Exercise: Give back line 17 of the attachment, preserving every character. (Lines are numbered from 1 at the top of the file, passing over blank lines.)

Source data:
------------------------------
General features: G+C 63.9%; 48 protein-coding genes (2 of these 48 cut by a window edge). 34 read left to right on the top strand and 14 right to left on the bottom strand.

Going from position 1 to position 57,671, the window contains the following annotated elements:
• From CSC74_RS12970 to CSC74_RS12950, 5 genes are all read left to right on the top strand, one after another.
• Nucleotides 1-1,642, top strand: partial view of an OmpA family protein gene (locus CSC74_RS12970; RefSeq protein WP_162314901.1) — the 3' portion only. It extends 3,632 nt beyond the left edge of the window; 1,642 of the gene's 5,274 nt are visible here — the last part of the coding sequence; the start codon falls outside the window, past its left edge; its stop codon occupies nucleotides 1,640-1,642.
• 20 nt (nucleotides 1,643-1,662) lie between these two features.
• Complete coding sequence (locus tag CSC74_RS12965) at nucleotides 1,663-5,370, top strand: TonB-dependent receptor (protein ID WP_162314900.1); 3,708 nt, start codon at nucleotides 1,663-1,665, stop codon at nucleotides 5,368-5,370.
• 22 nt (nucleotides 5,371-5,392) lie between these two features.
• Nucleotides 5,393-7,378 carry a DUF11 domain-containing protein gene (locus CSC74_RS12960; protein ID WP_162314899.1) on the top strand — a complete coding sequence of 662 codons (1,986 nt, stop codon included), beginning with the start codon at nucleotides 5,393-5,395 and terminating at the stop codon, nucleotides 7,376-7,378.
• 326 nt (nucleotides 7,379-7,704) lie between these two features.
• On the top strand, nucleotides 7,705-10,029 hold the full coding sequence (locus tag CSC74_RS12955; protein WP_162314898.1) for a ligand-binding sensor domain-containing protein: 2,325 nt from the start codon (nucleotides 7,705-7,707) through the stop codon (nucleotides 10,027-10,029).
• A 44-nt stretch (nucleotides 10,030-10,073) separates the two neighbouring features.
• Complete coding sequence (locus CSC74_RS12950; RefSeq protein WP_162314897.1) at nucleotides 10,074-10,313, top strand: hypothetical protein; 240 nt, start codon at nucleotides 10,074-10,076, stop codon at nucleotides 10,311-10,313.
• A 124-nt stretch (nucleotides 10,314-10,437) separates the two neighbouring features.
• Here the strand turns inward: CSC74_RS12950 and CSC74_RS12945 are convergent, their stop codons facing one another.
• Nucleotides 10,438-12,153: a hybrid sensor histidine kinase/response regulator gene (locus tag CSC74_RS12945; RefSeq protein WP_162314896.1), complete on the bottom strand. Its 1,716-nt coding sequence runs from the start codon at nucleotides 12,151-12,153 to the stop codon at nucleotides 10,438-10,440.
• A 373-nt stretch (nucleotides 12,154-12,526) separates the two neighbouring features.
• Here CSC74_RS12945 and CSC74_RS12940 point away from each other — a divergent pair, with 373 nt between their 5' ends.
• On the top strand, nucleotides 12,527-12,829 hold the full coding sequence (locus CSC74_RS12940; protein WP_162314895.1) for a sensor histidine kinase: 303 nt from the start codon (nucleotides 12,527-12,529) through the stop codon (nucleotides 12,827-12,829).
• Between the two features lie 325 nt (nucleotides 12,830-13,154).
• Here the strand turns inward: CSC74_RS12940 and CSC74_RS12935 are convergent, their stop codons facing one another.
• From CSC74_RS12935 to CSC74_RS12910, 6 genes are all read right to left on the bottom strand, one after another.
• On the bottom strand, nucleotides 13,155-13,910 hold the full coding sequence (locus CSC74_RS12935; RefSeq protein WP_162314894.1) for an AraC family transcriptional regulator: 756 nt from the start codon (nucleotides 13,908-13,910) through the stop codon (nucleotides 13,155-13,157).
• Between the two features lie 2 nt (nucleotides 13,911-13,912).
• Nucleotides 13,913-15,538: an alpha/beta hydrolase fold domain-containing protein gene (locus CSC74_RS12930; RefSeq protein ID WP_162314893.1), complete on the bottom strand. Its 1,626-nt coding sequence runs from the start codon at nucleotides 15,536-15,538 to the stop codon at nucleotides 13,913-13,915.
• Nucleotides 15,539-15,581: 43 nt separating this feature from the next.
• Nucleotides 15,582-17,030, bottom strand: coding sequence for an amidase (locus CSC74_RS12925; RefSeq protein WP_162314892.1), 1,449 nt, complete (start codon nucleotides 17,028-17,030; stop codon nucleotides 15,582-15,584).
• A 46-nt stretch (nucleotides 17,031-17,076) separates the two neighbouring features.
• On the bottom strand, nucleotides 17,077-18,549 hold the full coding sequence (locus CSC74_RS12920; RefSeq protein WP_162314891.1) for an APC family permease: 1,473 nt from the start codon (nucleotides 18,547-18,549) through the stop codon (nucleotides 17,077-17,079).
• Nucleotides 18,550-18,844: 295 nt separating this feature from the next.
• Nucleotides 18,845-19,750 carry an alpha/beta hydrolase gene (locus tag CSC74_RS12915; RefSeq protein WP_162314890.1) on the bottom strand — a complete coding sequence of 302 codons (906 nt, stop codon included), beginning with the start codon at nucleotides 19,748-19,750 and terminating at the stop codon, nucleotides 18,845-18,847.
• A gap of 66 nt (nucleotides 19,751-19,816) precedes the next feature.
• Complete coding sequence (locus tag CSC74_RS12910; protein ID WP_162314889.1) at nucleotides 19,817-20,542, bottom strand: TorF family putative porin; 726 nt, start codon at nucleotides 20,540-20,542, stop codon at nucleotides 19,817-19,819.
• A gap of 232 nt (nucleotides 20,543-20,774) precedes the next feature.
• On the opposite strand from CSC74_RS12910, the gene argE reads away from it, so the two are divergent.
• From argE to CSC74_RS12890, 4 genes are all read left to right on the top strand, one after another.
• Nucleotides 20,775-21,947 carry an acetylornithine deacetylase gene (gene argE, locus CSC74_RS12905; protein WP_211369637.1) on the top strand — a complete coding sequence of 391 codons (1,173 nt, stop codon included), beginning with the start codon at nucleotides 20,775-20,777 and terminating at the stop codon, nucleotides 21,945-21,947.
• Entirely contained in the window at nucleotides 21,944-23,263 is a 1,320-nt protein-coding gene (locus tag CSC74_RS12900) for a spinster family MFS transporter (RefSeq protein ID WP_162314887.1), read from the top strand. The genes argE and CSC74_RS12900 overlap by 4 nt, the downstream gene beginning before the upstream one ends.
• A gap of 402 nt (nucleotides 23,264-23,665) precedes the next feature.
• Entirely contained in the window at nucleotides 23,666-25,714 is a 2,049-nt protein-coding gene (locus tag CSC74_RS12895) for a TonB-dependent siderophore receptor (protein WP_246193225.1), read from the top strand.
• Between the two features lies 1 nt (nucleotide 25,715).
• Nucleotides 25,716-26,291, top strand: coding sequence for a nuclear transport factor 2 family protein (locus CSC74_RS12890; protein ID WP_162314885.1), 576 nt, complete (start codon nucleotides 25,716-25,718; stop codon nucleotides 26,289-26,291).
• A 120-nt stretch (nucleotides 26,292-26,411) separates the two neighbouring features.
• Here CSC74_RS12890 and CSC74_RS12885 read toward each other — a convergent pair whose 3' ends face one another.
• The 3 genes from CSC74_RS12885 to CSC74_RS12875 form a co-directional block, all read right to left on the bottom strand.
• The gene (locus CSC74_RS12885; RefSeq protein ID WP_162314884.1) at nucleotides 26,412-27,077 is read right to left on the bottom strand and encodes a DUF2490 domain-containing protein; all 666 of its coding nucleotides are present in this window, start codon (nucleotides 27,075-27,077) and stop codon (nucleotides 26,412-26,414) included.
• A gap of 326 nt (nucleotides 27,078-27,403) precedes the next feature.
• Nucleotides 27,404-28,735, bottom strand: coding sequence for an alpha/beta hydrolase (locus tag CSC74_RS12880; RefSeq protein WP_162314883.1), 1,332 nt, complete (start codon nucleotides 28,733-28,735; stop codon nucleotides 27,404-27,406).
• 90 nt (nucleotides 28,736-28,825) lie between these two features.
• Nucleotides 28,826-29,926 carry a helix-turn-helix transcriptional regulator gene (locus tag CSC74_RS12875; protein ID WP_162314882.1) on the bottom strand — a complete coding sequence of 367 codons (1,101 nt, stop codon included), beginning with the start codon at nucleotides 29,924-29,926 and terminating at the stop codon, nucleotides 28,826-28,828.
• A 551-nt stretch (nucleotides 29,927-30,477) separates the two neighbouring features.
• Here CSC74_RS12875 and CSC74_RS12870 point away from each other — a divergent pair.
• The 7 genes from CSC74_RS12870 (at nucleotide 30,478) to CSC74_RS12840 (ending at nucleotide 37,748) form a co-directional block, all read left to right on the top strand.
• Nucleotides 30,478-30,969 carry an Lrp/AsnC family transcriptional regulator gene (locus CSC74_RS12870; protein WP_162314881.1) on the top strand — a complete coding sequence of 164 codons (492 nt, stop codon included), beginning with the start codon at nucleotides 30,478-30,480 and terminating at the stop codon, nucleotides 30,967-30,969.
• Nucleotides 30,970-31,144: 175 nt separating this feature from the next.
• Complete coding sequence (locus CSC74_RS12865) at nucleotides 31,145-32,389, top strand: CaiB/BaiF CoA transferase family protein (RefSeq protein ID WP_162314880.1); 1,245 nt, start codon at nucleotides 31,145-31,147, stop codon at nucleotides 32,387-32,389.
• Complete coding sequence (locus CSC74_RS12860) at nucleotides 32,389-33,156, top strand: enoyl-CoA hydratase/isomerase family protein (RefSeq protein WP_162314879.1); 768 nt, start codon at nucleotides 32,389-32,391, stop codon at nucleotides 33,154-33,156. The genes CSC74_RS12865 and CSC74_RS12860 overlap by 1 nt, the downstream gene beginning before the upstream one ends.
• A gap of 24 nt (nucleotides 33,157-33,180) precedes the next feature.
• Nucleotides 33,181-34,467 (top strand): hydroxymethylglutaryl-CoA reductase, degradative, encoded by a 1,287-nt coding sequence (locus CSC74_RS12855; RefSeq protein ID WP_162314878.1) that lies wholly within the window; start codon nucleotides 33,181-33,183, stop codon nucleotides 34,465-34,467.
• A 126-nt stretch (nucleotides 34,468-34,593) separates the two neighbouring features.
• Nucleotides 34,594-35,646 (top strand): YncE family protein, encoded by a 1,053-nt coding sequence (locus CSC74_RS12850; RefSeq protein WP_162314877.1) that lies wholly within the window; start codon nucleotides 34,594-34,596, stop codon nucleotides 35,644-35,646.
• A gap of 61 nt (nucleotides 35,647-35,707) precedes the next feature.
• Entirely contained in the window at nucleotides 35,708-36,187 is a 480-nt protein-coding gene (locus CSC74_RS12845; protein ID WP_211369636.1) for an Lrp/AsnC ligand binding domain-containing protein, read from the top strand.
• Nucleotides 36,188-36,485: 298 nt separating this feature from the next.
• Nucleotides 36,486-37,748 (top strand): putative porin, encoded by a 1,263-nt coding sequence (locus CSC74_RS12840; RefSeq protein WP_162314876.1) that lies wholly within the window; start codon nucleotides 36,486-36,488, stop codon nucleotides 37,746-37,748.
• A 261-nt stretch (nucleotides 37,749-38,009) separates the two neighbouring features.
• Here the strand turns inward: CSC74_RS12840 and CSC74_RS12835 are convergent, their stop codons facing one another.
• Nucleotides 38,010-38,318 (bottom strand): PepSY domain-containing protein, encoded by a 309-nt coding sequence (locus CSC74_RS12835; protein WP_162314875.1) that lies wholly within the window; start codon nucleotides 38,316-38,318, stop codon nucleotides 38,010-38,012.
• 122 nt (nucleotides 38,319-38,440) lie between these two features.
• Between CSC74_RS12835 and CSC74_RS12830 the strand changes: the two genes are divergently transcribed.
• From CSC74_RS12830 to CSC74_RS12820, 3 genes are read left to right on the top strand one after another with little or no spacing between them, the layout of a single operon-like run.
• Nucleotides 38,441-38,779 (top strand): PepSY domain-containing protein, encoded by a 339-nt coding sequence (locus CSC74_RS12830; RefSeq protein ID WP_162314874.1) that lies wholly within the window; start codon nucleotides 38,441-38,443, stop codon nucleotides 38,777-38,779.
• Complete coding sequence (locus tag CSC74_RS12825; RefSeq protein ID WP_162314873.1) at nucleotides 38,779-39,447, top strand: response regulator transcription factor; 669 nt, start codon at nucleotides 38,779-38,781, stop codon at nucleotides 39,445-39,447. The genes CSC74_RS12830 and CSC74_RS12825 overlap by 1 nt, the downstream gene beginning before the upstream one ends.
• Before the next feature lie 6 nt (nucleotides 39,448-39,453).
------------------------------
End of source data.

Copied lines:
• Here CSC74_RS12945 and CSC74_RS12940 point away from each other — a divergent pair, with 373 nt between their 5' ends.